FIG. 1.
CXCL10 induction by adenovirus vectors. (A) CXCL10 mRNA expression at 6 h in response to increasing MOI of AdLuc and the RGD-deleted vector, AdL.PB* (RNase protection assay). (B) Comparison of CXCL10 mRNA expression (RNase protection assay) (*, ...

Adenovirus vectors activate Akt.

Ad vectors activate PI3K, a process that is required for optimal cell entry (19). Activated PI3K catalyzes the transfer of phosphate from ATP to the D-3 position of the inositol ring of membrane-localized phosphoinositides (15). The binding of these lipids to Akt's PH domain translocates cytoplasmic Akt to the plasma membrane and results in Akt activation by phosphorylation (16). Previous studies have demonstrated Ad vector activation of Akt occurring at longer than 12 h, a process dependent on viral gene transcription (14). To determine whether Ad vectors could induce an earlier activation of Akt, REC cells were incubated with 10 × 103 particles/cell AdLacZ or vehicle and total cell lysates harvested at predetermined time points. Since Akt activation can be manifested by inducible phosphorylation of Akt at Thr-308 and Ser-473 (2), immunoblotting was carried out to detect phosphorylated Akt in total cell lysates with a phospho-Ser-473-Akt antibody. Compared to that in vehicle-treated cells, Akt phosphorylation was increased following AdLacZ transduction as early as 10 min and remained activated at 90 min (Fig. (Fig.2A).2A). The amount of total cellular Akt detected with an Akt antibody remained the same at all time points. These results indicate that Ad vector transduction rapidly activates signaling via Akt.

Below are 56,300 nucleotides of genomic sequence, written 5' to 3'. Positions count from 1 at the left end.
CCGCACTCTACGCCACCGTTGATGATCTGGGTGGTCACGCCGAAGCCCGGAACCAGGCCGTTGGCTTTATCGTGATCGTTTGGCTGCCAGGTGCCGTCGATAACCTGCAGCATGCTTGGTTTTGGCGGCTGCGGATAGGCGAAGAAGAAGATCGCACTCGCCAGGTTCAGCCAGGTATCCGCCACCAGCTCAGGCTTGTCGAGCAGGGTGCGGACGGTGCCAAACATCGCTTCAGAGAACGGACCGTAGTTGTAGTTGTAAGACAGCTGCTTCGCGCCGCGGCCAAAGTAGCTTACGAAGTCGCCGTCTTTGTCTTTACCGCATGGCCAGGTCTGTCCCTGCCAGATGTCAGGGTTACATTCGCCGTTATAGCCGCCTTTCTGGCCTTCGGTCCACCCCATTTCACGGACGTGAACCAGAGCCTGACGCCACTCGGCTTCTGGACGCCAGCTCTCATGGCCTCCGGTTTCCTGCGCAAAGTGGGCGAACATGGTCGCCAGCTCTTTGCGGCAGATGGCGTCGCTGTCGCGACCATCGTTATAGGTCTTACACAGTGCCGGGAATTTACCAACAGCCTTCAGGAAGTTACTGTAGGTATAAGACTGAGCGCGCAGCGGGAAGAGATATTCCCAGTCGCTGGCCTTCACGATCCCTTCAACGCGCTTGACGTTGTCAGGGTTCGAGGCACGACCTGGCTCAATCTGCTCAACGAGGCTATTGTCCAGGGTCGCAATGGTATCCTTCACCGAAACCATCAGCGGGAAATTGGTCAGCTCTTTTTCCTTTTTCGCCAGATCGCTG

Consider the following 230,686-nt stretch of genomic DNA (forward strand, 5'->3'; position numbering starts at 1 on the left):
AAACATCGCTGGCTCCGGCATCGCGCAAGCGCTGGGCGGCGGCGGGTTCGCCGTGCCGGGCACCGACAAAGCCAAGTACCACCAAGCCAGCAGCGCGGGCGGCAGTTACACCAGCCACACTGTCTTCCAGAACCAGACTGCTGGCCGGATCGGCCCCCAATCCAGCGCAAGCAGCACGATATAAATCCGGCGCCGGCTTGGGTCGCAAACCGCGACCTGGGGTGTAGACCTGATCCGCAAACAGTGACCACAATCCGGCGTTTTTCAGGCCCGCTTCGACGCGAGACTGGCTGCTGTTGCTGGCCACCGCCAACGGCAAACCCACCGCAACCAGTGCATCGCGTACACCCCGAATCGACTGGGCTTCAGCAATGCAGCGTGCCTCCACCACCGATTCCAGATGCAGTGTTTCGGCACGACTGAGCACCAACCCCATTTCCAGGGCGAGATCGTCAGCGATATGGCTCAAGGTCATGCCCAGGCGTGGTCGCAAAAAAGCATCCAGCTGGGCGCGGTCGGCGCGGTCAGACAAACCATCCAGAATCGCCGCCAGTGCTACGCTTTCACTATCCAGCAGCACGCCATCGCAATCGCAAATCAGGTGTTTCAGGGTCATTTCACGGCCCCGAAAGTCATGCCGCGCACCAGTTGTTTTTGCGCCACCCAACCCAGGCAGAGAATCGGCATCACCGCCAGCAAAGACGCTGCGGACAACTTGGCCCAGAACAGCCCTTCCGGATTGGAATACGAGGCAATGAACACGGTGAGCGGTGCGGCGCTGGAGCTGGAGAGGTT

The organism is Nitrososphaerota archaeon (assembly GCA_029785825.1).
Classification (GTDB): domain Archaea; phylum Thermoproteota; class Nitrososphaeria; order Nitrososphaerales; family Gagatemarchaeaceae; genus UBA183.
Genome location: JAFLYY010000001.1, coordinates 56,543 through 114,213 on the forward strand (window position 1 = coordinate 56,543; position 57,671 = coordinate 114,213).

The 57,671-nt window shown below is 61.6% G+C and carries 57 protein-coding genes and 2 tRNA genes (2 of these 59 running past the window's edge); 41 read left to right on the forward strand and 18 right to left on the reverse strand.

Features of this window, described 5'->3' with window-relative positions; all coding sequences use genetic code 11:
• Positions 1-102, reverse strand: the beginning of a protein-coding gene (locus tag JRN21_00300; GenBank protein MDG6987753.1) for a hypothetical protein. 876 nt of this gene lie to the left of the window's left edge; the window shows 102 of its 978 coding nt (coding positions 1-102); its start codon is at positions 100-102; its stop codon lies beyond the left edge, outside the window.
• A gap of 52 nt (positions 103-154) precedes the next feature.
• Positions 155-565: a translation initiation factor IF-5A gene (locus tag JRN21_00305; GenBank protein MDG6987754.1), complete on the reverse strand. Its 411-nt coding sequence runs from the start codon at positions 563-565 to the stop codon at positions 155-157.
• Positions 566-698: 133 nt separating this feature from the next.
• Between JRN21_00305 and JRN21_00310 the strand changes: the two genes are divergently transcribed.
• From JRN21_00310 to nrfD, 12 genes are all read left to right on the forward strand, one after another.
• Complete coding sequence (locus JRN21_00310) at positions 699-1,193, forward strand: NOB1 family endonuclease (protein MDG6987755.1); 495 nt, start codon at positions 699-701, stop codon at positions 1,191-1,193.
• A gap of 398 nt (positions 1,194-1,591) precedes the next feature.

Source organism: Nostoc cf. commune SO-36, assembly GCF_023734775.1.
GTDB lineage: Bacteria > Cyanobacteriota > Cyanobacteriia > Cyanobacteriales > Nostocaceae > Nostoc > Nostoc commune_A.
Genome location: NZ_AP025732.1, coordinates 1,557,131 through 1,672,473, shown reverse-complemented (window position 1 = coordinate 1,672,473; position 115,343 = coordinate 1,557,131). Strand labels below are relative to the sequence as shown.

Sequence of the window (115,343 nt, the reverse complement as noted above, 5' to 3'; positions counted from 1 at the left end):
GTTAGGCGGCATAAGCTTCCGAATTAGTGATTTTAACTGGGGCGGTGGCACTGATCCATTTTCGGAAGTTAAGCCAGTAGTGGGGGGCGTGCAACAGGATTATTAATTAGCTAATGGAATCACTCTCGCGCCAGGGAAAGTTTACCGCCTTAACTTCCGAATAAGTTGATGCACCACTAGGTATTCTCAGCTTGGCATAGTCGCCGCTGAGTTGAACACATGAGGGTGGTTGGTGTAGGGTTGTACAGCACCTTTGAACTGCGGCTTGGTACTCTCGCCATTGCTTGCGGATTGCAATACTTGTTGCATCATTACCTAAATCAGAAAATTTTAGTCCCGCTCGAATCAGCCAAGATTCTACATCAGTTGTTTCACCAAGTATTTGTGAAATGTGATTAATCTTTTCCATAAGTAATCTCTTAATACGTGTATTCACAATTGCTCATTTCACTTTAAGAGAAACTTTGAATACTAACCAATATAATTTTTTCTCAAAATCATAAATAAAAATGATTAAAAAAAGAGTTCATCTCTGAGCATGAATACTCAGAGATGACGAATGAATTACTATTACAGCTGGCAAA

FIG. 2.
Akt activation by adenovirus vectors. (A) Time course of phosphorylated and total Akt (immunoblot) in REC cells following transduction with AdLacZ at an MOI of 10 × 103 particles/cell. (B) Immunoblot of phosphorylated and total Akt following transduction ...

To study whether the increased Akt phosphorylation induced by AdLacZ vector was dependent on the input titer, a dose-response experiment was performed. REC cells were transduced with increasing titers of AdLacZ and total cell lysates harvested at 30 min. The Akt phosphorylation level increased with increasing Ad vector titer, with a maximal activation at a multiplicity of infection of 50 × 103 particles/cell (Fig. (Fig.2B).2B). These results show that the degree of Akt phosphorylation correlates directly with input Ad vector titer.

Adenovirus vector activation of Akt requires capsid RGD.

The previous experiments demonstrate that AdLacZ rapidly activates Akt in REC cells. To determine whether viral transcription was required for Akt activation, AdLacZ was rendered transcription defective by UV/psoralen treatment (UV/Ps-Ad). REC cells were transduced with 10 × 103 particles/cell of UV/Ps-Ad and cell lysates analyzed for phosphorylated Akt by immunoblotting at 30 min. UV/Ps-Ad induced a similar degree of Akt phosphorylation as transcription-competent AdLacZ, suggesting that the adenovirus particle alone is sufficient to activate Akt (Fig. (Fig.3).3). Consistent with this result, AdLuc induced a similar degree of Akt phosphorylation as AdLacZ, confirming that the adenovirus particle activates Akt independent of viral transcription or the encoded transgene.

FIG. 3.
Role of capsid and transgene in Akt activation by adenovirus vectors. Immunoblotting for phosphorylated and total Akt showing the effect of transgene/viral transcription 30 min following transduction with AdLacZ, AdLuc, and UV/psoralen-inactivated AdLacZ ...